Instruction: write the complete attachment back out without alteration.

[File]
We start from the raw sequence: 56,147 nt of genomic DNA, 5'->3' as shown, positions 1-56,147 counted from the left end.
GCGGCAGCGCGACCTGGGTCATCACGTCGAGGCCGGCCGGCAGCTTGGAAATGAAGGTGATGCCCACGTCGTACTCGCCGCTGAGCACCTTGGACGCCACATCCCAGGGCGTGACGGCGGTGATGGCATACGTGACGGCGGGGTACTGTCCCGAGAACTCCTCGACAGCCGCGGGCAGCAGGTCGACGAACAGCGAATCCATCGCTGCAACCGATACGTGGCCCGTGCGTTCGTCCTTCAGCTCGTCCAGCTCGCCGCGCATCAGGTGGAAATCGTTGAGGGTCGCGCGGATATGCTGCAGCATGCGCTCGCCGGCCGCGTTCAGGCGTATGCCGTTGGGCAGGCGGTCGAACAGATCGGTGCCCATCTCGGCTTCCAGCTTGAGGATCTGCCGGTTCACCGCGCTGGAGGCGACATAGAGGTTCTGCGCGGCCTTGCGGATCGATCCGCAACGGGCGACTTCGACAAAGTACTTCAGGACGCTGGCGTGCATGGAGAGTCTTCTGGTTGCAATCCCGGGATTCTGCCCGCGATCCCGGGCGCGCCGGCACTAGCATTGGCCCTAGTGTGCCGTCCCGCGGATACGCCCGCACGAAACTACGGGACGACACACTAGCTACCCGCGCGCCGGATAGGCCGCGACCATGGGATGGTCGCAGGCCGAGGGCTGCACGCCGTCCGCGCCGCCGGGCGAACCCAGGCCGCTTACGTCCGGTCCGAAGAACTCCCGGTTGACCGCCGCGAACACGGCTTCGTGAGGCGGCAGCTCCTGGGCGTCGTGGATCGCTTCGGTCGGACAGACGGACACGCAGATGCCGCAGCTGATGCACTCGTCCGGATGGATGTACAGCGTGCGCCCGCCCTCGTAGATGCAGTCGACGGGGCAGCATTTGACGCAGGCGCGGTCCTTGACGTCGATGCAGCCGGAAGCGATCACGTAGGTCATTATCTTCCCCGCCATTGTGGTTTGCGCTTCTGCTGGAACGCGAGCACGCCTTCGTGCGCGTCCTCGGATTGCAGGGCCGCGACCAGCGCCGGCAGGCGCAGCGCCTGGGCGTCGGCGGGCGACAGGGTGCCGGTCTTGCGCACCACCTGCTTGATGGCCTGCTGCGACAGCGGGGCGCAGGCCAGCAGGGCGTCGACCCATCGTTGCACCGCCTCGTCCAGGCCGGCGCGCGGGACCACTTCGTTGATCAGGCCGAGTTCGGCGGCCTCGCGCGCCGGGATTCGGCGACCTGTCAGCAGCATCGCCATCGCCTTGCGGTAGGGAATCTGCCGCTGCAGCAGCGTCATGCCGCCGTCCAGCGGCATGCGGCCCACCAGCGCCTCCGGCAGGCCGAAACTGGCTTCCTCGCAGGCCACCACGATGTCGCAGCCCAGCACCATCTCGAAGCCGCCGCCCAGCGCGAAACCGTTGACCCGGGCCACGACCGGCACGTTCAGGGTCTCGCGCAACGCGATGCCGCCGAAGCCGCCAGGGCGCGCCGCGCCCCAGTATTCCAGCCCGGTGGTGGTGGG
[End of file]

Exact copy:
We start from the raw sequence: 56,147 nt of genomic DNA, 5'->3' as shown, positions 1-56,147 counted from the left end.
GCGGCAGCGCGACCTGGGTCATCACGTCGAGGCCGGCCGGCAGCTTGGAAATGAAGGTGATGCCCACGTCGTACTCGCCGCTGAGCACCTTGGACGCCACATCCCAGGGCGTGACGGCGGTGATGGCATACGTGACGGCGGGGTACTGTCCCGAGAACTCCTCGACAGCCGCGGGCAGCAGGTCGACGAACAGCGAATCCATCGCTGCAACCGATACGTGGCCCGTGCGTTCGTCCTTCAGCTCGTCCAGCTCGCCGCGCATCAGGTGGAAATCGTTGAGGGTCGCGCGGATATGCTGCAGCATGCGCTCGCCGGCCGCGTTCAGGCGTATGCCGTTGGGCAGGCGGTCGAACAGATCGGTGCCCATCTCGGCTTCCAGCTTGAGGATCTGCCGGTTCACCGCGCTGGAGGCGACATAGAGGTTCTGCGCGGCCTTGCGGATCGATCCGCAACGGGCGACTTCGACAAAGTACTTCAGGACGCTGGCGTGCATGGAGAGTCTTCTGGTTGCAATCCCGGGATTCTGCCCGCGATCCCGGGCGCGCCGGCACTAGCATTGGCCCTAGTGTGCCGTCCCGCGGATACGCCCGCACGAAACTACGGGACGACACACTAGCTACCCGCGCGCCGGATAGGCCGCGACCATGGGATGGTCGCAGGCCGAGGGCTGCACGCCGTCCGCGCCGCCGGGCGAACCCAGGCCGCTTACGTCCGGTCCGAAGAACTCCCGGTTGACCGCCGCGAACACGGCTTCGTGAGGCGGCAGCTCCTGGGCGTCGTGGATCGCTTCGGTCGGACAGACGGACACGCAGATGCCGCAGCTGATGCACTCGTCCGGATGGATGTACAGCGTGCGCCCGCCCTCGTAGATGCAGTCGACGGGGCAGCATTTGACGCAGGCGCGGTCCTTGACGTCGATGCAGCCGGAAGCGATCACGTAGGTCATTATCTTCCCCGCCATTGTGGTTTGCGCTTCTGCTGGAACGCGAGCACGCCTTCGTGCGCGTCCTCGGATTGCAGGGCCGCGACCAGCGCCGGCAGGCGCAGCGCCTGGGCGTCGGCGGGCGACAGGGTGCCGGTCTTGCGCACCACCTGCTTGATGGCCTGCTGCGACAGCGGGGCGCAGGCCAGCAGGGCGTCGACCCATCGTTGCACCGCCTCGTCCAGGCCGGCGCGCGGGACCACTTCGTTGATCAGGCCGAGTTCGGCGGCCTCGCGCGCCGGGATTCGGCGACCTGTCAGCAGCATCGCCATCGCCTTGCGGTAGGGAATCTGCCGCTGCAGCAGCGTCATGCCGCCGTCCAGCGGCATGCGGCCCACCAGCGCCTCCGGCAGGCCGAAACTGGCTTCCTCGCAGGCCACCACGATGTCGCAGCCCAGCACCATCTCGAAGCCGCCGCCCAGCGCGAAACCGTTGACCCGGGCCACGACCGGCACGTTCAGGGTCTCGCGCAACGCGATGCCGCCGAAGCCGCCAGGGCGCGCCGCGCCCCAGTATTCCAGCCCGGTGGTGGTGGG